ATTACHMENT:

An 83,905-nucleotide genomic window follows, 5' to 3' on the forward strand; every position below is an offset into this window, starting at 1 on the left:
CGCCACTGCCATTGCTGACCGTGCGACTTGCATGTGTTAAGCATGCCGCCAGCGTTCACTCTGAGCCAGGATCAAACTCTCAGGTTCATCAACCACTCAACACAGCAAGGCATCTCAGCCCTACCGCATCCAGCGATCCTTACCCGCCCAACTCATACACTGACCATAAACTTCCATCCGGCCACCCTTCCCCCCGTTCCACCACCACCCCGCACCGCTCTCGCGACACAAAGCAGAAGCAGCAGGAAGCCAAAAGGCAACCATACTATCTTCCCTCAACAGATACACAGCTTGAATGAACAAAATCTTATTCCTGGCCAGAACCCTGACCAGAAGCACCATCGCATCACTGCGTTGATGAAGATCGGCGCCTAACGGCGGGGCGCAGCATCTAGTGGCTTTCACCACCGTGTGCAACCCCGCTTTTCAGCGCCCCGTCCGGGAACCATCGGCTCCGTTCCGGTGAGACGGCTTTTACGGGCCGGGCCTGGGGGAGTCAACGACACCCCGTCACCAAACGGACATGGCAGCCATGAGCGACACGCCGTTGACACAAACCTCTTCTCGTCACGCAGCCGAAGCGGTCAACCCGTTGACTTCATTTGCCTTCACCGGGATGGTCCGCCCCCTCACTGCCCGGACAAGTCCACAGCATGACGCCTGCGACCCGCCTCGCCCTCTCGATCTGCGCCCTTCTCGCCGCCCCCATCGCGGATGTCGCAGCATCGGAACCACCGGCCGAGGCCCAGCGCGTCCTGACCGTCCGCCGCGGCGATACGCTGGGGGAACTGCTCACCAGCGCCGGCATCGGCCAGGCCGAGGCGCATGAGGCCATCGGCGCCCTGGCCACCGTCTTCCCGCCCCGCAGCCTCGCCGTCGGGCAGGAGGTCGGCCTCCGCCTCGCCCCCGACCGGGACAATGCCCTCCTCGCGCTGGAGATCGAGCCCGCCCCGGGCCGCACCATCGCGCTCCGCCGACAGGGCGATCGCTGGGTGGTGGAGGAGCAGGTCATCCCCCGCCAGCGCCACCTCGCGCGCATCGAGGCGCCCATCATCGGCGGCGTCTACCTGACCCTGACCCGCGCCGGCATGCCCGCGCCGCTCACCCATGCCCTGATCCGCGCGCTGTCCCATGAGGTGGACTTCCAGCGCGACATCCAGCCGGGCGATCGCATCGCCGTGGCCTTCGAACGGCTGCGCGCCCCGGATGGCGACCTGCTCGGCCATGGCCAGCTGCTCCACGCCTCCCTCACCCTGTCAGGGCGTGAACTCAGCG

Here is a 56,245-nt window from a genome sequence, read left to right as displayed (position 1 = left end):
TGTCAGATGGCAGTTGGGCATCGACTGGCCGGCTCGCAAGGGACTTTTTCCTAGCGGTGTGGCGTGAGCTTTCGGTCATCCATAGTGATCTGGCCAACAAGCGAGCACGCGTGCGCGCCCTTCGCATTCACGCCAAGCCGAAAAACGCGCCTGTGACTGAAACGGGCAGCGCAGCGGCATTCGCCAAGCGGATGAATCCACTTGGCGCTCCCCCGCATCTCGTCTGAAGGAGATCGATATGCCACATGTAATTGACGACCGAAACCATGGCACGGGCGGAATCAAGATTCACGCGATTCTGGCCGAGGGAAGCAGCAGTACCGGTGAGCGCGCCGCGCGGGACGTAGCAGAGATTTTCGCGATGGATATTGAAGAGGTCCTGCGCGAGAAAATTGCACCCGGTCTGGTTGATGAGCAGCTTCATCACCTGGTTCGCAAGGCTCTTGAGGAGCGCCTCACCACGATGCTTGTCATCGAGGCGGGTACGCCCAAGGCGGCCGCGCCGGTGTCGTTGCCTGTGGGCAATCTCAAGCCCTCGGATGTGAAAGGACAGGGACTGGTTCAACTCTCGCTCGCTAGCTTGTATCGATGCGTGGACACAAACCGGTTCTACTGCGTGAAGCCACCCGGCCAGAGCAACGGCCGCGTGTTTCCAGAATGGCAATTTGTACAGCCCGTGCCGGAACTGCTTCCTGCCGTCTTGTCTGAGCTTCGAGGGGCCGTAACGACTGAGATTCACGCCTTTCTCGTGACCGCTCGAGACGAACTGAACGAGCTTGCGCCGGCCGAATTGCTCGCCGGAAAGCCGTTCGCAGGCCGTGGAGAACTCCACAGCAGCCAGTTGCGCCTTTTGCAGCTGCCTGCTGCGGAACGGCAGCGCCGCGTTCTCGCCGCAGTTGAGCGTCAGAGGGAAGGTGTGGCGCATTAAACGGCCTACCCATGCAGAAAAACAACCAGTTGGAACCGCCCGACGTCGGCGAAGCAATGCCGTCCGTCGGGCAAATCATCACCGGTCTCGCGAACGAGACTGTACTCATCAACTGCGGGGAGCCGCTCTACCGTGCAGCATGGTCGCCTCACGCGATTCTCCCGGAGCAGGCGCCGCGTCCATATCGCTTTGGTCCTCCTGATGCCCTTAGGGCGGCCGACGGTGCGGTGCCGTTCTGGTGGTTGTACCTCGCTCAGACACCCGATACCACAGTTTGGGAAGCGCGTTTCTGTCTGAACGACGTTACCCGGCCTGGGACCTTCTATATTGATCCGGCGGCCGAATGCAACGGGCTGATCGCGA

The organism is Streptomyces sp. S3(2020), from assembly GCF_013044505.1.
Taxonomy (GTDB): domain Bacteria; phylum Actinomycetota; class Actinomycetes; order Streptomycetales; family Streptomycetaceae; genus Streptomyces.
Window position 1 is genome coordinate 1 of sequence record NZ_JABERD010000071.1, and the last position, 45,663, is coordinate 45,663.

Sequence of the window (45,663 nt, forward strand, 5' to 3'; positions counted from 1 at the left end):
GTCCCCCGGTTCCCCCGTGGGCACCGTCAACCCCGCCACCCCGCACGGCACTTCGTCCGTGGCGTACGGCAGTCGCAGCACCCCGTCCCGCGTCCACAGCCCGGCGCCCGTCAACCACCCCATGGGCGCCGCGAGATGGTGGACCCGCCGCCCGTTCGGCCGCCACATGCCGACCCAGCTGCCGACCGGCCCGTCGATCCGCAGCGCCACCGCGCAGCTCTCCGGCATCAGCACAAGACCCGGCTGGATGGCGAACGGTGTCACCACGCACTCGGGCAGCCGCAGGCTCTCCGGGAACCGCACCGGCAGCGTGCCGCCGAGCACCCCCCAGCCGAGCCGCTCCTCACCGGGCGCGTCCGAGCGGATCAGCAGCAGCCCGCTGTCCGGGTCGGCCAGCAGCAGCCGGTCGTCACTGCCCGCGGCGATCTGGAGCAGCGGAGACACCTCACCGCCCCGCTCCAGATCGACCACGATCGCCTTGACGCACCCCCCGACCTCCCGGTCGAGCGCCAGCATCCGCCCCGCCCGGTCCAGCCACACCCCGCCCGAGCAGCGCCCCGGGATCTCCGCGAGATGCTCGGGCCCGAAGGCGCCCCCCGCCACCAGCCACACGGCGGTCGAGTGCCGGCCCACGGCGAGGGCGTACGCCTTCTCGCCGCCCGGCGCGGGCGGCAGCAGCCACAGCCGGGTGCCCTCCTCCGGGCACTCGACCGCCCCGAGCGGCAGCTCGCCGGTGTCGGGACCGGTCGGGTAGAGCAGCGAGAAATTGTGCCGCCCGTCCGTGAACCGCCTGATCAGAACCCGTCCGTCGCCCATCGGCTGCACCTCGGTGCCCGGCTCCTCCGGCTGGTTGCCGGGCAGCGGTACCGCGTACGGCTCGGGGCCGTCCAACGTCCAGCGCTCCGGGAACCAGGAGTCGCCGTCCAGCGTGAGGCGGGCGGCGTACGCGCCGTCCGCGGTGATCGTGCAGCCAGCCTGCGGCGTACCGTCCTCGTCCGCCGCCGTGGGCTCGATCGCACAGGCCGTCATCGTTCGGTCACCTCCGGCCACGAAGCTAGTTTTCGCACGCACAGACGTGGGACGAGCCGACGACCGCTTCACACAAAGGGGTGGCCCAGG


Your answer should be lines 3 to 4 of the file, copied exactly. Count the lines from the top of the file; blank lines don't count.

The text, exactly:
Here is a 56,245-nt window from a genome sequence, read left to right as displayed (position 1 = left end):
TGTCAGATGGCAGTTGGGCATCGACTGGCCGGCTCGCAAGGGACTTTTTCCTAGCGGTGTGGCGTGAGCTTTCGGTCATCCATAGTGATCTGGCCAACAAGCGAGCACGCGTGCGCGCCCTTCGCATTCACGCCAAGCCGAAAAACGCGCCTGTGACTGAAACGGGCAGCGCAGCGGCATTCGCCAAGCGGATGAATCCACTTGGCGCTCCCCCGCATCTCGTCTGAAGGAGATCGATATGCCACATGTAATTGACGACCGAAACCATGGCACGGGCGGAATCAAGATTCACGCGATTCTGGCCGAGGGAAGCAGCAGTACCGGTGAGCGCGCCGCGCGGGACGTAGCAGAGATTTTCGCGATGGATATTGAAGAGGTCCTGCGCGAGAAAATTGCACCCGGTCTGGTTGATGAGCAGCTTCATCACCTGGTTCGCAAGGCTCTTGAGGAGCGCCTCACCACGATGCTTGTCATCGAGGCGGGTACGCCCAAGGCGGCCGCGCCGGTGTCGTTGCCTGTGGGCAATCTCAAGCCCTCGGATGTGAAAGGACAGGGACTGGTTCAACTCTCGCTCGCTAGCTTGTATCGATGCGTGGACACAAACCGGTTCTACTGCGTGAAGCCACCCGGCCAGAGCAACGGCCGCGTGTTTCCAGAATGGCAATTTGTACAGCCCGTGCCGGAACTGCTTCCTGCCGTCTTGTCTGAGCTTCGAGGGGCCGTAACGACTGAGATTCACGCCTTTCTCGTGACCGCTCGAGACGAACTGAACGAGCTTGCGCCGGCCGAATTGCTCGCCGGAAAGCCGTTCGCAGGCCGTGGAGAACTCCACAGCAGCCAGTTGCGCCTTTTGCAGCTGCCTGCTGCGGAACGGCAGCGCCGCGTTCTCGCCGCAGTTGAGCGTCAGAGGGAAGGTGTGGCGCATTAAACGGCCTACCCATGCAGAAAAACAACCAGTTGGAACCGCCCGACGTCGGCGAAGCAATGCCGTCCGTCGGGCAAATCATCACCGGTCTCGCGAACGAGACTGTACTCATCAACTGCGGGGAGCCGCTCTACCGTGCAGCATGGTCGCCTCACGCGATTCTCCCGGAGCAGGCGCCGCGTCCATATCGCTTTGGTCCTCCTGATGCCCTTAGGGCGGCCGACGGTGCGGTGCCGTTCTGGTGGTTGTACCTCGCTCAGACACCCGATACCACAGTTTGGGAAGCGCGTTTCTGTCTGAACGACGTTACCCGGCCTGGGACCTTCTATATTGATCCGGCGGCCGAATGCAACGGGCTGATCGCGA